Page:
For Tulsa's good, Bartlett Jr needs to go

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I've mostly avoided delving into the ongoing dispute between Tulsa Mayor Dewey F. Bartlett Jr and the Tulsa City Council. My main reason has been lack of time and energy. It's a valid reason -- my family and the job that pays the bills must come first -- but I'm sorry nevertheless because I feel I've let down BatesLine readers by not covering the issue and my many friends on the City Council by not speaking out in their defense.

When friends have asked about the conflict, I've pointed out that Bartlett Jr has accomplished what no previous mayor has done -- he has managed to alienate all nine members of the City Council. Of course, it's hard to maintain cordial relations with a group of people when you've allegedly recruited citizens to file lawsuits against them as a means of pursuing your political aims. While I won't defend every action by every councilor, I believe that they are more sinned against than sinning in their dispute with Bartlett Jr.

It's all coming to a head with Wednesday's news that Tulsa District 7 Councilor John Eagleton sent a letter to Governor Mary Fallin asking her to request that Attorney General Scott Pruitt investigate a list of charges against Bartlett Jr, with a view to his removal from office.

Eagleton cites 10 charges. To my mind, the most troubling is Bartlett Jr's acceptance of free legal services from Joel Wohlgemuth, whose law firm is also a city contractor. The documentation provided to Gov. Fallin includes two contract amendments with the firm of Norman Wohlgemuth Chandler and Dowdell, one for $25,000 and one for $45,000, both signed by Bartlett Jr.

Nearly as disturbing is the allegation that Bartlett Jr recruited citizens to file lawsuits against the City of Tulsa. From a December 23, 2010, news story:

However, Warren Blakney, the newly elected president of the local chapter of the National Association for the Advancement of Colored People, said he was asked to join the suit but declined because he needed to remain neutral even though he agrees with its claims.

Blakney said he met with Goodwin, Bartlett and Simonson. He said he thought they called him in because Bartlett doesn't have good standing with the black community and needed someone in the suit who is respected in that community.

John Eagleton is a friend of mine and has been for many years. He would not take so drastic a step unless he felt there were no alternative. He knows he will be charged with grandstanding and troublemaking. He knows that this step will kill any political future he may have had. He believes that because of Bartlett Jr's ongoing destructive behavior, his removal from the Mayor's office is the only way for our city to move forward.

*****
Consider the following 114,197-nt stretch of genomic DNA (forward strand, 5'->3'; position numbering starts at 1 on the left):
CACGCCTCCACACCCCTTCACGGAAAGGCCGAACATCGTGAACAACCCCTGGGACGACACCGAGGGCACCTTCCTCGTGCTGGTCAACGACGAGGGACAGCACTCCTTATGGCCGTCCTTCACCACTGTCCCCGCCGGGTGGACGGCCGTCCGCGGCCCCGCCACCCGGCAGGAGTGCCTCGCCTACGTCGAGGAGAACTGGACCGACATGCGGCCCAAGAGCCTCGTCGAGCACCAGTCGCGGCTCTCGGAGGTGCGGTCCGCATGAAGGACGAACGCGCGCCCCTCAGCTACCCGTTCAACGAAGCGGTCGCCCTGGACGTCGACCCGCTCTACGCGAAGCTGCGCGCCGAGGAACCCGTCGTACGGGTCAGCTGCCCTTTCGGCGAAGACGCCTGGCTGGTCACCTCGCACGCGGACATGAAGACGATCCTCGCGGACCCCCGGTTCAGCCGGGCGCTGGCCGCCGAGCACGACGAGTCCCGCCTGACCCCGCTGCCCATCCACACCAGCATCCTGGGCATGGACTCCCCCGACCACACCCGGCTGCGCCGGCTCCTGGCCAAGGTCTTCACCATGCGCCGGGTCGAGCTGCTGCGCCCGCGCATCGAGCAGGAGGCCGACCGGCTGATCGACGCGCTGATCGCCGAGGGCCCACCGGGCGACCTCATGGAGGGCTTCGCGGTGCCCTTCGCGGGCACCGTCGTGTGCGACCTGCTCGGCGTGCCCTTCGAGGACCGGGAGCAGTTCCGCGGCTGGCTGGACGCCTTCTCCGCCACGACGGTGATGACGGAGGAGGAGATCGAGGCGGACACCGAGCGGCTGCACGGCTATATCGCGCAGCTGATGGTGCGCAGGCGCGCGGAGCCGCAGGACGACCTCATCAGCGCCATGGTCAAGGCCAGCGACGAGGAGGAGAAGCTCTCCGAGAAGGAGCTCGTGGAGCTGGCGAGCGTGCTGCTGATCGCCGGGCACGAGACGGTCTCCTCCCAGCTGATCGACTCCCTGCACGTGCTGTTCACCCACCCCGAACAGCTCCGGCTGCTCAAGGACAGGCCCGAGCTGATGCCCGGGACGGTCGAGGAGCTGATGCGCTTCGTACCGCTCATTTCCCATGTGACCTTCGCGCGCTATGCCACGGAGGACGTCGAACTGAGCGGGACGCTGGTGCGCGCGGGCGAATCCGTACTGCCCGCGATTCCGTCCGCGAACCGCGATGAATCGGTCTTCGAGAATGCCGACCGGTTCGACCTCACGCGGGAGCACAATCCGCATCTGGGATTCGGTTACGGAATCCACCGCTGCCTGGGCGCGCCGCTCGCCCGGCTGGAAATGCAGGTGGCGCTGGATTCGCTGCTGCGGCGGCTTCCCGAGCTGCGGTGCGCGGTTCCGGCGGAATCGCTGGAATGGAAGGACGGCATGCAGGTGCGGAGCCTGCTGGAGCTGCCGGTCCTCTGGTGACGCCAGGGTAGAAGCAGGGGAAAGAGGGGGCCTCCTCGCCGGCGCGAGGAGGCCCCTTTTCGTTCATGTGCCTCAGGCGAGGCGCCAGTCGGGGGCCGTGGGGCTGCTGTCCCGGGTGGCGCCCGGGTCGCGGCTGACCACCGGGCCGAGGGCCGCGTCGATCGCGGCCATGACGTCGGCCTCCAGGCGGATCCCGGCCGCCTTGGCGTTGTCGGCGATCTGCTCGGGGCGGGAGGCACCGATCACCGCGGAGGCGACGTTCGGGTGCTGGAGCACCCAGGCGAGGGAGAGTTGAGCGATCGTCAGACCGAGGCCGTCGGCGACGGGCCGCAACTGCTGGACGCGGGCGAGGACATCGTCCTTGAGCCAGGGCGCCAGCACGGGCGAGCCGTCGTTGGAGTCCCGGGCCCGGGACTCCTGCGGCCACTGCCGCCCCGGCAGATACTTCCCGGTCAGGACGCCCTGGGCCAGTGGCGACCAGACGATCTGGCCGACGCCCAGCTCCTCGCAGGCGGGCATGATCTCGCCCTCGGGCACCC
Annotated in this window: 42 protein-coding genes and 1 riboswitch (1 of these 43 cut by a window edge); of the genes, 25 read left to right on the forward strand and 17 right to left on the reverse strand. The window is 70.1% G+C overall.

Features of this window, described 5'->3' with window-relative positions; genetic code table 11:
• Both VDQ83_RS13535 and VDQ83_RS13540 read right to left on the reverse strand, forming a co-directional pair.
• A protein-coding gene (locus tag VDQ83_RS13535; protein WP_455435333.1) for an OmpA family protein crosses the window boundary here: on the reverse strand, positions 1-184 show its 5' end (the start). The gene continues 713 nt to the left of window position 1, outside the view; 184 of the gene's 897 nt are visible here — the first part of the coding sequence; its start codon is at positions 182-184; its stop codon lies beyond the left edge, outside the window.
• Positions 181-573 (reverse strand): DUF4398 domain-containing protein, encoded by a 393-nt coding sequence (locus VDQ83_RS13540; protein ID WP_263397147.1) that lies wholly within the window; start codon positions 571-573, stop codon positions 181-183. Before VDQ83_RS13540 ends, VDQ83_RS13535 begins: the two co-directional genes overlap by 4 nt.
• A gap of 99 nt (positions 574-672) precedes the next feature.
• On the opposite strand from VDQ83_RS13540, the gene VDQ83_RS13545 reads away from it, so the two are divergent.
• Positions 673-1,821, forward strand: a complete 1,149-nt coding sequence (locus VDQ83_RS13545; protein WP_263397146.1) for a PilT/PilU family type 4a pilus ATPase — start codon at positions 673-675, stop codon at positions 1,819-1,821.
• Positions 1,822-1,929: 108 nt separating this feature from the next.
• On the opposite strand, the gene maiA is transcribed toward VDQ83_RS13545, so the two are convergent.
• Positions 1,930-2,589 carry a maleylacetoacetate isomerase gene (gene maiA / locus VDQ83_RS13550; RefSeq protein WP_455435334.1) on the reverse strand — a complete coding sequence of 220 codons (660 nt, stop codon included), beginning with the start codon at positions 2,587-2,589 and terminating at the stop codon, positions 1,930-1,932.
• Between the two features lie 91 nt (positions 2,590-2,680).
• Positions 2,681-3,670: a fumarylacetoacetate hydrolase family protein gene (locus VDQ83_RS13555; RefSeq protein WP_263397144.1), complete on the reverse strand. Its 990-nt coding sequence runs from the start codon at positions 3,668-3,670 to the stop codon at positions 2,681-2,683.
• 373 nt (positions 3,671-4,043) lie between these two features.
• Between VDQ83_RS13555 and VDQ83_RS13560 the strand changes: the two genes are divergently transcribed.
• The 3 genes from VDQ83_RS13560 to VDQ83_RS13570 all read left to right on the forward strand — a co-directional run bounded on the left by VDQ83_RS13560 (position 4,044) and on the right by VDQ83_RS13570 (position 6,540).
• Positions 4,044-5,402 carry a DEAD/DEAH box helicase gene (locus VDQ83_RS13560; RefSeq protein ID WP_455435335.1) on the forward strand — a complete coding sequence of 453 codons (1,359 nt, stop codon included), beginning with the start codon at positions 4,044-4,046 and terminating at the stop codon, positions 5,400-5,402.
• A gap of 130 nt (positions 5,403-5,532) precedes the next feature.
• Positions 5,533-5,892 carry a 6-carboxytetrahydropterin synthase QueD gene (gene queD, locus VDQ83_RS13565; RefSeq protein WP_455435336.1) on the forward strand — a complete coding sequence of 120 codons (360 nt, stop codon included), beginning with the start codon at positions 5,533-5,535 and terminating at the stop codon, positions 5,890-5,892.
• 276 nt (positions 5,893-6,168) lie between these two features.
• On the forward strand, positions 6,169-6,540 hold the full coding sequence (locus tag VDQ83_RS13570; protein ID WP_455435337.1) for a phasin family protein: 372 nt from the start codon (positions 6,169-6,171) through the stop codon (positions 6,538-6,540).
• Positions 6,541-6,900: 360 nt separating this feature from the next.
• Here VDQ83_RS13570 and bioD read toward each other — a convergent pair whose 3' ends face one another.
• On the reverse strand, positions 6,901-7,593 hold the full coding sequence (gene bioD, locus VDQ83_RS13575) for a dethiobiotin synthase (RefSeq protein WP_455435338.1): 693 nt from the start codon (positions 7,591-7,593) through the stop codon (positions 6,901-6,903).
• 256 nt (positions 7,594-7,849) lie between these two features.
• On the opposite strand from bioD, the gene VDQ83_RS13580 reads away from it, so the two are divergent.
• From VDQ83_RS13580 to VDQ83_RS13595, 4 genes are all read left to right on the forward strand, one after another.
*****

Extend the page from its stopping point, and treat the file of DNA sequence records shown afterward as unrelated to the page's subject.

While I applaud Bartlett Jr's support for the implementation of PLANiTULSA and hope for positive changes from the KPMG report, he has poisoned his relationship with city councilors and city employees who were ready to work with him for the betterment of Tulsa. He has squandered the trust, the political capital a mayor needs in order to implement difficult changes.

Bartlett Jr needs to go.

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Mike B said:

I have to respectfully disagree. I think the city council are the ones who shoulder the lions share of the blame for this fiasco. They want to pretend that they are the legislative branch of city government much like the House and Senate at the state and federal level. The truth is they aren't. They have very little real power and I think that frustrates them. I haven't seen anything but whining and gnashing of teeth from the councilors all because the mayor won't bend to their wishes. Changing the style of government isn't the solution, electing the right people is.

The City Council is the legislative branch of city government. From Article II, Section 1 of the Tulsa City Charter: "All legislative powers of the City of Tulsa, except for the rights of initiative and referendum reserved to the people of the City of Tulsa by Article XVIII, Section 4, of the Constitution of Oklahoma, shall be vested in and exercised by a Council composed of nine (9) Councilors elected by districts as provided in Article VI of this amended Charter. The Council shall exercise such other powers delegated to the Council by this amended Charter or delegated to the legislative body of a municipality by the Constitution or the laws of Oklahoma." By the way, that last sentence means that the Council retains the power granted it by the Oklahoma Municipal Budget Act to propose budget amendments, contrary to the "advice" rendered by the interim city attorney.

Beau said:

Not only have I watched all this transpire the last many months, I've also experienced it, because the chaos caused by this mayor has a trickle-down effect on the employees.

Eagleton has done an awesome job of summing up the facts. He has done the right thing, and I respect him for his courage. If every elected official were like him, we would have no problems in city government. The elected would be doing their jobs according to the law and Charter and everything would run smoothly.

Not so with this Mayor. He must go and I support the effort to oust him.

theotherguy said:

I don't get it. What is really going on? I read the presentation, I'm not seeing it. Reminds me of an employee that get's "written up". Decision to fire has already been made, boss is just laying the paper trail that may have nothing to do with the firing. So what did Bartlett really do? What's the back story?

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This page contains a single entry by Michael Bates published on March 3, 2011 7:48 AM.

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